If the backhoe had dug just one foot to the east, it might have missed the feature altogether. As it was, archaeologist Floyd Mansberger and the crew of Fever River Research got lucky the day they put an exploratory trench into the yard behind historic Edwards Place: they caught the edge of an 1850s, brick-lined feature loaded with a wealth of artifacts.
Edwards Place was built in 1833 and occupied by the Edwards family from 1843-1909. Benjamin Edwards was a prominent local attorney whose brother, Ninian W. Edwards, was married to Mary Lincoln’s sister.
Abraham Lincoln was a frequent guest at Edwards Place, as were Stephen A. Douglas, John T. Stuart, Stephen T. Logan and several other luminaries of the era. It became the headquarters of the Springfield Art Association in 1913, and today that organization operates it as a historic house museum interpreting life in antebellum Springfield.
The archaeological survey was conducted in advance of the Springfield Art Association’s plans to construct a new classroom building to the rear of Edwards Place. Members of the SAA’s Edwards Place Committee advocated for the survey, believing that it could potentially yield important information regarding the Edwards Family, who occupied the mansion from 1843-1909.
“The committee thought it important to complete a professional investigation prior to being covered by new construction,” said Frank Butterfield, chair of the Edwards Place Committee at the time.
The SAA reached out to Mansberger, who immediately agreed that a survey was a good idea. He pointed out that the proposed area of construction fell on what would have been the Edwardses rear yard – a place where 19th century outdoor domestic tasks took place which usually contained outbuildings such as barns, sheds and outhouses.
“The building was in a high-priority area for archaeology,” Mansberger said. “There was a high probability of discovering potentially significant archaeological features.”
With approval from the SAA’s board of directors, Mansberger supervised the digging of two exploratory trenches to the rear of Edwards Place. Both yielded important information. Test Trench 1, excavated in line with the rear service wing of the mansion, revealed post holes that suggest the presence of an early outbuilding such as a barn or shed. It also exposed a circa 1850s privy that had been looted by bottle diggers in the 1990s. Thanks to the intervention of a local archaeologist at the time, the archaeological artifacts from that privy were recovered and are now in the collections of the Illinois State Museum.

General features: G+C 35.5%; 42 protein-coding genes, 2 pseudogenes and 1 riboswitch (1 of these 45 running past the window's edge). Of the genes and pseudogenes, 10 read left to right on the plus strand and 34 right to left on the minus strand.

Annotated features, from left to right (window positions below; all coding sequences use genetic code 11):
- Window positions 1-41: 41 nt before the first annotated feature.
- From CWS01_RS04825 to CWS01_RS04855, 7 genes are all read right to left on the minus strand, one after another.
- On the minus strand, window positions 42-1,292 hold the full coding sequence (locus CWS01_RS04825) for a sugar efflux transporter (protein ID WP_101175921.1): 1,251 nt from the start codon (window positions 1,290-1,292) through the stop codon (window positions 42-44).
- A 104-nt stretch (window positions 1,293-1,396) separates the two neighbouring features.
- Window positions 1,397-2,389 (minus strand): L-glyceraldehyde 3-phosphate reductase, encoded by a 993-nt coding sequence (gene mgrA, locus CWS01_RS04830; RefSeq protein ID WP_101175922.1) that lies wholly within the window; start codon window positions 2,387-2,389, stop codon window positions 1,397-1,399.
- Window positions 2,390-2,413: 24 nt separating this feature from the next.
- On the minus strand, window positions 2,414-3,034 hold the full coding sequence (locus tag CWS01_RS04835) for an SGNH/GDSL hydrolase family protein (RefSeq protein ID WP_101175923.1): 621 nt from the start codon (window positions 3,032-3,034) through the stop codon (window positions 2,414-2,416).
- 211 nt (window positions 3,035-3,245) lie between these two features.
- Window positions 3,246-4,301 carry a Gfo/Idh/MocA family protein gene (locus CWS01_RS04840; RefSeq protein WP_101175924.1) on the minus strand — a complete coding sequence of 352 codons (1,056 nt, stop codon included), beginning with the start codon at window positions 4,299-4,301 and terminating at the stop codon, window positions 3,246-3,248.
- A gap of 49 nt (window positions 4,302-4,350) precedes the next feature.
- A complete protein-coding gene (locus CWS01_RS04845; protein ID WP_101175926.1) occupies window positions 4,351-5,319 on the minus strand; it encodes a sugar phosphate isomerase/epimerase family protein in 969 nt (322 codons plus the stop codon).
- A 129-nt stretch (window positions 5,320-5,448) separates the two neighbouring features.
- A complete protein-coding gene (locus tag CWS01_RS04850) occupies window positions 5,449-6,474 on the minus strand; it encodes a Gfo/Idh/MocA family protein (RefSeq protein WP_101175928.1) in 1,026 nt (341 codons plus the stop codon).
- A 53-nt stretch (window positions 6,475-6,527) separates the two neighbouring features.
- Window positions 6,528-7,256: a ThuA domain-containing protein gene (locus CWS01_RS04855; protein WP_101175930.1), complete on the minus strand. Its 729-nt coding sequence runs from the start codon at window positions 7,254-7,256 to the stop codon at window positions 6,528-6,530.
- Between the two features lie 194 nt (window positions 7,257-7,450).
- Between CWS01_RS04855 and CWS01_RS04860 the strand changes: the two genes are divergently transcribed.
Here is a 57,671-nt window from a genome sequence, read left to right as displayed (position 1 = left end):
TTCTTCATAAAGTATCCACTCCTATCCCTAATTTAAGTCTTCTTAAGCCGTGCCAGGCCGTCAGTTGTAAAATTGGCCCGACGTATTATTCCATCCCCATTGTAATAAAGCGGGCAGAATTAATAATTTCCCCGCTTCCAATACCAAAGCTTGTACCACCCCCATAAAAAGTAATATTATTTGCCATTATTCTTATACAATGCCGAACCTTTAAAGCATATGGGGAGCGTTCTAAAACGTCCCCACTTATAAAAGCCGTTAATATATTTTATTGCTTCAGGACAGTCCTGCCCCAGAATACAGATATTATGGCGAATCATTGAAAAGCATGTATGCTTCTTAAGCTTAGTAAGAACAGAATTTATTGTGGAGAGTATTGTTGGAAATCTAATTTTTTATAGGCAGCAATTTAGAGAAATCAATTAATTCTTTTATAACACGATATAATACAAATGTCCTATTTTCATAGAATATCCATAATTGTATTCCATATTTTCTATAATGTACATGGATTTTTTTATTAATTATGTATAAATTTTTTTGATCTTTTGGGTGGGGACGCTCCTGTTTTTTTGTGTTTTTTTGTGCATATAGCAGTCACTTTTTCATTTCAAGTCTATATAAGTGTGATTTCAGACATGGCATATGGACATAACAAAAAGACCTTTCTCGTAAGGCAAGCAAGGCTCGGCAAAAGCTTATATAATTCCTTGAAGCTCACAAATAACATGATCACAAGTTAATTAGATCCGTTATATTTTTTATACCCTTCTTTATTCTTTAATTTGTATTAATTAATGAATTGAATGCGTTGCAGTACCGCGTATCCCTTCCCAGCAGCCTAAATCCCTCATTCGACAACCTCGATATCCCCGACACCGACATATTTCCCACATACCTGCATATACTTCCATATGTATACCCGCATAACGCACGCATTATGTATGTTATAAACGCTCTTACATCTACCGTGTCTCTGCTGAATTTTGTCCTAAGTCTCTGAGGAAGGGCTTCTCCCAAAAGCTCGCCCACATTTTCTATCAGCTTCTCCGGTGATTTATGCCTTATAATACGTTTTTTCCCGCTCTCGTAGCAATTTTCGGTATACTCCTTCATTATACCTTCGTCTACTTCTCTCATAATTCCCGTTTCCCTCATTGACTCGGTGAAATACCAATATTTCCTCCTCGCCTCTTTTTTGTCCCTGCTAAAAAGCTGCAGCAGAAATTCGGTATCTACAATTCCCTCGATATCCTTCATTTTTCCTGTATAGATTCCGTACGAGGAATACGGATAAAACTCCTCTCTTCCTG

Test Trench 2, five feet to the east, also revealed postholes indicative of an early outbuilding, as well as the very eastern edge of what Mansberger called Feature 1, which was likely another antebellum privy.
In the 19th century, it was common practice for people to discard unwanted objects into their outhouses.
Organic materials such as leather and textiles disintegrate, but objects made of glass, ceramic or metal remain preserved underground. To historians and archaeologists, they are treasure troves of artifacts from the narrow window of time that the outhouse was in use – usually a span of about 10-15 years.
“You’re looking at a time capsule of materials of the time,” Mansberger said.
Although the SAA’s initial plan was only to conduct an archaeological survey, Mansberger quickly obtained permission to do a full-scale excavation of Feature 1. The artifacts he recovered are, in his words, “nothing less than spectacular,” both in quantity and quality. The assemblage included everyday and special occasion ceramic and glass tablewares, kitchenwares, chamber pots, pitchers, glass medicine and food containers, and personal items such as the remains of a lady’s fan, an earring, a toothbrush and ebony and ivory dominoes.
Mansberger quickly noticed the similarity between the artifacts recovered from Feature 1 and those recovered from the privy looted in the 1990s. Indeed, a purple transfer-printed washbasin recovered from Feature 1 matched a pitcher from the looted privy, indicating that they came from the same set. Mansberger speculates that both privies were constructed c. 1844 and abandoned and filled between 1859-1862.
Interestingly, many of the artifacts in both privies seem to have been discarded whole and unbroken.
Mansberger speculates that the assemblage represents a single major cleaning episode in the Edwards household, when dozens of unwanted items, including whole sets of dishes, were simply thrown into the outhouse. Although the Edwardses were well off, this level of “conspicuous discard” is puzzling – why did they throw out so many perfectly good items rather than selling them or giving them away?
Some of the artifacts recovered from the recent privy excavation along with photos of the dig are currently on view in the “archaeology room” of Edwards Place. The rest of the assemblage is awaiting formal analysis by Mansberger, who is confident that the artifacts will yield important insight into the lives of the Edwardses and members of their social circle.
“Think of who used those artifacts. Abraham Lincoln, Stephen A. Douglas – they were guests in the Edwards’ home,” said Mansberger.
After a formal report is completed, the Art Association and Mansberger plan to create an exhibition that will place the Edwards artifacts alongside artifacts recovered from working-class 19th century home sites to explore similarities and contrasts in consumption habits.
Erika Holst is the curator of decorative arts and history at the Illinois State Museum and the author of Historic Houses of Lincoln’s Illinois.